Dr. Gloria Beim helps athletes put best foot forward.
By Eugene Buchanan –
When the 2022 Paralympics start in Beijing this March, athletes on the U.S. Team — especially those from Colorado — will have a leg up on their competition thanks to team physician Dr. Gloria Beim of Crested Butte.
In 1999, Dr. Beim founded Alpine Orthopaedics, now one of the top orthopaedic care practices on the Western Slope. Its mission: provide Olympic-level, affordable orthopaedic care to anyone who needs it.
“We put community first and take seriously our responsibility to provide personalized care to ensure our guests feel healthy, active, educated and supported,” says Dr. Beim, whose group provides top-level care for the regions of Telluride, Crested Butte and Gunnison, home of Gunnison County Electric Association.
For Beim, helping others has always been her life’s calling. Growing up in California’s San Fernando Valley, she skipped high school and started college at age 14 before attending medical school at the University of California San Diego. A residency at New York’s Columbia University and a fellowship at the University of Pittsburg Center for Sports Medicine saw her rise to the top of orthopaedic care, where she’s board-certified with additional training in complex knee, shoulder, joint and sports-related injuries.
It didn’t take long to put her training into action. She served as U.S. team physician for the 2004 Olympics in Athens; venue medical director for the 2012 Olympic Games in London; and chief medical officer for Team USA at the 2014 Winter Olympics in Sochi, Russia. This March’s 2022 Winter Paralympic Games in Beijing will also mark her fourth Paralympics, serving as chief medical officer in two and head team physician in two.
The roles caught the attention of her peers, with her practice recently merging with Vail Summit Orthopaedics and Neurosurgery. Like helping someone with a shoulder injury, the move has expanded her group’s reach even more.
“The patients will be the ones who benefit from this partnership,” says VSON CEO John Polikandriotis of the merger with Beim’s team. “Gloria has outstanding training in complex knee, shoulder, joint, and sports-related injuries and has performed surgery at the highest level on professional athletes. Her commitment and bedside manner are unrivaled, her patients adore her, and physician colleagues and professional sports organizations seek her knowledge regularly. She’s truly earned her reputation for excellence. Any team would be lucky to have her.”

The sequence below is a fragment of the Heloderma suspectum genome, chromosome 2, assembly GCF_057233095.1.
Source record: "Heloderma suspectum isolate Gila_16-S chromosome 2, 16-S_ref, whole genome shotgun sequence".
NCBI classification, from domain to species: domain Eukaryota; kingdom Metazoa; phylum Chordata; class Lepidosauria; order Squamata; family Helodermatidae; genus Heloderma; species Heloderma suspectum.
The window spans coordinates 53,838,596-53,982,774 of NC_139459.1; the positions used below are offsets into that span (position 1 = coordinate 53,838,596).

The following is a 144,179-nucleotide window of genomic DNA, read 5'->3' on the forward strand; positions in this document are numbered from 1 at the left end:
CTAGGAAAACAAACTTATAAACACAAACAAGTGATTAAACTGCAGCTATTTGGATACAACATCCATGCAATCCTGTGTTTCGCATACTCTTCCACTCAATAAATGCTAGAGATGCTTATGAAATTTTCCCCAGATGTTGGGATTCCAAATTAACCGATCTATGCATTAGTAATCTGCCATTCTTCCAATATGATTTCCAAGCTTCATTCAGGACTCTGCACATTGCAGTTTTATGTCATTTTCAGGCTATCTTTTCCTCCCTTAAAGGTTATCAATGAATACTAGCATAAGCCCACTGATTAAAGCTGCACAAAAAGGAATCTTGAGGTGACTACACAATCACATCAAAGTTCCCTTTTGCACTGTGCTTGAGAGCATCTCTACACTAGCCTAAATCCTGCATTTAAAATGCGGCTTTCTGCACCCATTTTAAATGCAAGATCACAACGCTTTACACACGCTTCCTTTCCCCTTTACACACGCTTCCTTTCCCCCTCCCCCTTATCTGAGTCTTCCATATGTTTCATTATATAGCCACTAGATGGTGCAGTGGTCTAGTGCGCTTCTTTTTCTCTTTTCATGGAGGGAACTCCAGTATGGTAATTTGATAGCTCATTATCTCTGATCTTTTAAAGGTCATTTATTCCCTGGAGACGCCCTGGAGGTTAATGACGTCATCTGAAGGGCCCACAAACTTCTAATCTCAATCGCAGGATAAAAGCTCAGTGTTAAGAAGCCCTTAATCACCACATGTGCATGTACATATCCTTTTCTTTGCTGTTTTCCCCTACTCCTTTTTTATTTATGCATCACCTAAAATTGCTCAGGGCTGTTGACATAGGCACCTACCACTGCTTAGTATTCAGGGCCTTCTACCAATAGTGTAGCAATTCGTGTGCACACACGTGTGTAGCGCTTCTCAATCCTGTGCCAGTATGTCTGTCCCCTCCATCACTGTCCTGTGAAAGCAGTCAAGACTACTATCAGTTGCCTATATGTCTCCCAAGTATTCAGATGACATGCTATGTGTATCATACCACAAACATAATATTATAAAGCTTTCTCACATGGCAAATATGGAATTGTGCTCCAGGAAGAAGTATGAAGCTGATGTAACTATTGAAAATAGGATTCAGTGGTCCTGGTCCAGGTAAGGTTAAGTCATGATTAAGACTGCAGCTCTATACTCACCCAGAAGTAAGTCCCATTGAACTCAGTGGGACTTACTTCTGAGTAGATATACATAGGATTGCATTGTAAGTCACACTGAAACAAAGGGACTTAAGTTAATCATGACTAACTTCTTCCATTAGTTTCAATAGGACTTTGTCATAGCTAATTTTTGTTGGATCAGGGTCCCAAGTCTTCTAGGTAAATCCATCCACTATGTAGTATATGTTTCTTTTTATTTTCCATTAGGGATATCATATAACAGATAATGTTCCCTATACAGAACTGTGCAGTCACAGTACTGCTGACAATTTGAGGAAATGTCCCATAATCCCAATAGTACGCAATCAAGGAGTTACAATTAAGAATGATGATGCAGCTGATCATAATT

For U.S. Paralympic athletes, that team hits the world’s biggest sports stage next month, with Dr. Beim on hand to help them perform their best. Colorado Country Life caught up with her before she heads across the Pacific for an inside look at working both the Olympics and Paralympics, as well as serving the GCEA region back home.
Q: What is your family status?
A: I am married with two kids: my daughter Skylar, 19, is in her second year at Cal Poly in San Luis Obispo studying kinesiology and my son, Jakob, 13, is in middle school in Crested Butte.
Q: What are your hobbies?
A: I love all sports but particularly alpine skiing, biking, hockey when I am not injured, and horseback riding — my greatest passion besides orthopaedics. I’m also a balloon animal artist. My kid and adult patients love this. I love art, particularly oil painting when I have time.
Q: What do you like about treating athletes and, in particular, Olympians?
A: I love treating athletes, whether elite or weekend warriors. They have so much incentive to get better and do what is needed to get there. They’re generally pretty healthy as well, which makes outcomes better whether surgery is indicated or not. They also usually have a really positive attitude and care very much about their health, which also makes outcomes better.